I attended a Kerry fundraiser in Berkeley over the weekend, and I thought I’d provide an update from the front lines of the campaign. Well, it was the front line of the campaign at least in terms of the grassroots, houseparty fundraising that has come to define this campaign. It was far from the front line when it comes to where the important votes are. This election is, as everyone has mentioned, about a handful of voters in a couple handfuls of states.
In short, Berkeley is not up for grabs.
First a brief word about my own fundraising attendance strategy. My two friends and I arrived early to stake out some of the few available seats for the outdoor event. We were successful. Although by the time the speakers (including Daniel Ellsberg and Robert Reich) took to the microphone, we realized that we had in fact only managed to secure the rear-most seats in the venue. This was a reprise of sorts for me as in 1981, I spent the night in the Candlestick Park parking lot ahead of a Rolling Stones concert and ended up getting seats in a section that remained unfilled up until an hour before show time.
Between our seats and the speaker’s platform (which turned out to be a rock) stood upwards of two hundred attendees. The crowd was a mix of longtime activists, newcomers to the election process and old school Berkeley progressives (I swore I heard a couple Country Joe and the Fish tunes spinning on an upstairs turntable) who have clearly been re-energized by the Bush administration. There was much talk about the historical importance of this campaign.
And attendees were certainly putting their money where there mouths were. This has been a major trend (and perhaps the major story) on both sides of the political aisle in 2004. There has been much written about the Bush fundraising juggernaut, but the late-starting Kerry has made up quite a bit of ground in recent months. As Dem Chairman Terry McAuliffe explains: “I’ve been doing this [fundraising] for 25 years, and I never expected what I’m seeing today. We have a unified party, a great candidate and an energized donor base. I call it a perfect storm.”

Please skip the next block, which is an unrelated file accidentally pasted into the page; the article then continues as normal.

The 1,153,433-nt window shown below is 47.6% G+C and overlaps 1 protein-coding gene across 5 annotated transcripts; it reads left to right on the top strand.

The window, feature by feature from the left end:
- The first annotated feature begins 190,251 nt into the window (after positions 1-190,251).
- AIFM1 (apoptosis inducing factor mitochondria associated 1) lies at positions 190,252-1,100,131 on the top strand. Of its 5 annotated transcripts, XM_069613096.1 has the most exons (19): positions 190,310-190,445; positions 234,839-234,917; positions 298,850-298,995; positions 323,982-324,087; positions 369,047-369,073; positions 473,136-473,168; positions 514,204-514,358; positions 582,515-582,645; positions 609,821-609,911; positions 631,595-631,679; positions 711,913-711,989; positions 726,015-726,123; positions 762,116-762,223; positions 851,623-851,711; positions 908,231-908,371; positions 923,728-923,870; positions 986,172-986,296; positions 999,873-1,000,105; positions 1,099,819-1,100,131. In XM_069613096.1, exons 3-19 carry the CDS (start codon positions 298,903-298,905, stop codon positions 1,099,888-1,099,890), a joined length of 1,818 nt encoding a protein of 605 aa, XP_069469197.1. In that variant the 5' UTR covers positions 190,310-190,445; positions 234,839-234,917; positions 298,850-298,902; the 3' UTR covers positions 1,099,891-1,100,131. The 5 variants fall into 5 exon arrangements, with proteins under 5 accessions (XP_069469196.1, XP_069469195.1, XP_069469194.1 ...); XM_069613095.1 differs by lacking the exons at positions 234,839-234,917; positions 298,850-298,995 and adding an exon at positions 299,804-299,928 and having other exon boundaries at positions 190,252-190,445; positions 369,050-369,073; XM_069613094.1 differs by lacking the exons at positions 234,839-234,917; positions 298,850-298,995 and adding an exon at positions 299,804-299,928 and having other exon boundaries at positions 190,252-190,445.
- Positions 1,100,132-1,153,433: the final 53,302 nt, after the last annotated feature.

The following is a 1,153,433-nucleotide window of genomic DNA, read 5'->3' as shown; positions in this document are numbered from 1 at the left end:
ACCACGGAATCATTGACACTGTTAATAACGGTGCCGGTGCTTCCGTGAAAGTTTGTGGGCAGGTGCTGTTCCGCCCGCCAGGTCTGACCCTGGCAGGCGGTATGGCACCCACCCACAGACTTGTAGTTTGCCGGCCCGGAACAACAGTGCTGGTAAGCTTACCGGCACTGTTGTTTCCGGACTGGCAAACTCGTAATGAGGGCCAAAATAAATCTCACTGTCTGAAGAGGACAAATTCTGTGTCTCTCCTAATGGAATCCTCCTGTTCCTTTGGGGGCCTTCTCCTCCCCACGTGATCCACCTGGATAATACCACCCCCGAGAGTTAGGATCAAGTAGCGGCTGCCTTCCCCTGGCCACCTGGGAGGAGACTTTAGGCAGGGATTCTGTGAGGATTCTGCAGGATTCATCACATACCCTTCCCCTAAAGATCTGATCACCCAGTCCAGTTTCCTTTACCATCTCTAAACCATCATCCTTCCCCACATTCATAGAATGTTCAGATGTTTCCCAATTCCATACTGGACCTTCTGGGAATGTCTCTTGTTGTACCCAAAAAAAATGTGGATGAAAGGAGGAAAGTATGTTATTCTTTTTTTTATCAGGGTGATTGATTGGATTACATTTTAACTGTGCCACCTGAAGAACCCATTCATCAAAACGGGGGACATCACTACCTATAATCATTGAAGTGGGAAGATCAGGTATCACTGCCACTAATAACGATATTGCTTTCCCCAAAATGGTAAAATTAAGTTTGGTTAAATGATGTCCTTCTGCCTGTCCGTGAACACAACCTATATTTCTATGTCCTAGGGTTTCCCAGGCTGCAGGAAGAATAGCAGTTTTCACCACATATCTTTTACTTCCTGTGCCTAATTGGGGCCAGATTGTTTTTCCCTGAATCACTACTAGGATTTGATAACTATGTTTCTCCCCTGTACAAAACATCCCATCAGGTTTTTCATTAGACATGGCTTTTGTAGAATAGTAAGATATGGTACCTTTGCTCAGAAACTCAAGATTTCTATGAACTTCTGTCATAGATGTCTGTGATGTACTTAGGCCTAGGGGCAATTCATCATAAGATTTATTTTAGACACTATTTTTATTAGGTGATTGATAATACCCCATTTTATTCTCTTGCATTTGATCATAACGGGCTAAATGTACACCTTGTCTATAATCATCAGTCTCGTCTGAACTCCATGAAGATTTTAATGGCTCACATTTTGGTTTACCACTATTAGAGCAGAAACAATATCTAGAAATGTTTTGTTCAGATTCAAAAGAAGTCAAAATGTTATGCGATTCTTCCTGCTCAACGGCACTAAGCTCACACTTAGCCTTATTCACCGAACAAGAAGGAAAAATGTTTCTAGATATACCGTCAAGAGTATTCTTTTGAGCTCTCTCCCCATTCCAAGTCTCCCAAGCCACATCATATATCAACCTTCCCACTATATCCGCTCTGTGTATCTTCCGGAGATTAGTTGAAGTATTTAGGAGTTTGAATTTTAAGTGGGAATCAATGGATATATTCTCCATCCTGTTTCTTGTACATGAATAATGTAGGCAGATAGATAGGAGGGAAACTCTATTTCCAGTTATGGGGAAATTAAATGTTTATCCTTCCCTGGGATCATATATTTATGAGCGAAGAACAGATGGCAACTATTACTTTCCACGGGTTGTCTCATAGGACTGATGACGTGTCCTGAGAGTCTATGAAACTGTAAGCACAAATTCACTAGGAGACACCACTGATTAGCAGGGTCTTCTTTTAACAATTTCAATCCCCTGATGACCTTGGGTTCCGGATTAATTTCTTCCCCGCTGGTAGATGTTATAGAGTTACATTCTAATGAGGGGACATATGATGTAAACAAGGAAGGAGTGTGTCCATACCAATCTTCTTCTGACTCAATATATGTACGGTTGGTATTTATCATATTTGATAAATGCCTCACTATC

The Berkeley event was no exception. This fairly informal, afternoon house party had already pulled in more than $70,000 midway through the event. (Interestingly, I wrote a check for fifty bucks but then proceeded to eat about $52 worth of items from the impressive buffet table. It’s not totally clear to me how the Federal Election Commission accounts for such cases).
My key takeways from the event:
George W Bush is doing more than enough to energize and focus on the Democratic base on the matter at hand. John Kerry is not.
When we first arrived, we saw two fliers stapled to the wooden fence next to the entrance that led to the backyard event. The first one was an article about how to deal with Ralph Nader’s unwanted run for the White House. The second one was a picture of President Bush with a magic-markered message that this man had to be defeated.
John Kerry has got to get on that fence if undecided voters are going to get off the fence on his side of this election.
Those fliers set the tone for the event, and I think, for the Democratic campaign thus far. The Dems are united against President Bush. And they are well-versed (from the environment to jobs to Iraq to the deficit to education to the “not that bright” factor) on the reasons why W must go.
But what about John? Towards the end of the afternoon, a couple of true believers complained about the Kerry campaign’s lack of clear messaging. One woman indicated that she didn’t really see that big of a difference between Kerry and Bush when it comes to Iraq. A couple of people echoed a complaint that they don’t really have a grasp of what the 90 second overview Kerry’s message is. What do they say to convince people who are leaning towards Bush or who are totally undecided?
Those closest to campaign responded. Kerry has given several long, thoughtful speeches on the Iraq issue and you can find detailed position papers on his website. The distinctions are so clear.
And there’s the rub.
This campaign will not be won with long speeches and position papers. The perfect storm that Terry McAuliffe described, at this point, is only a nearly perfect one. What’s missing is a tight, clear and well-defined Kerry message. Even the handouts at the event I attended featured multi-sentence quotes.
One can complain that the distillation of American politics into a few catch-phrases, soundbites and snappy comebacks represents everything that’s wrong with the electoral process. But the customer is always right and that’s politics.
And John Kerry will be one element short of a perfect political storm until his most ardent backers realize that the refrain What is the message of this campaign? is not an essay question.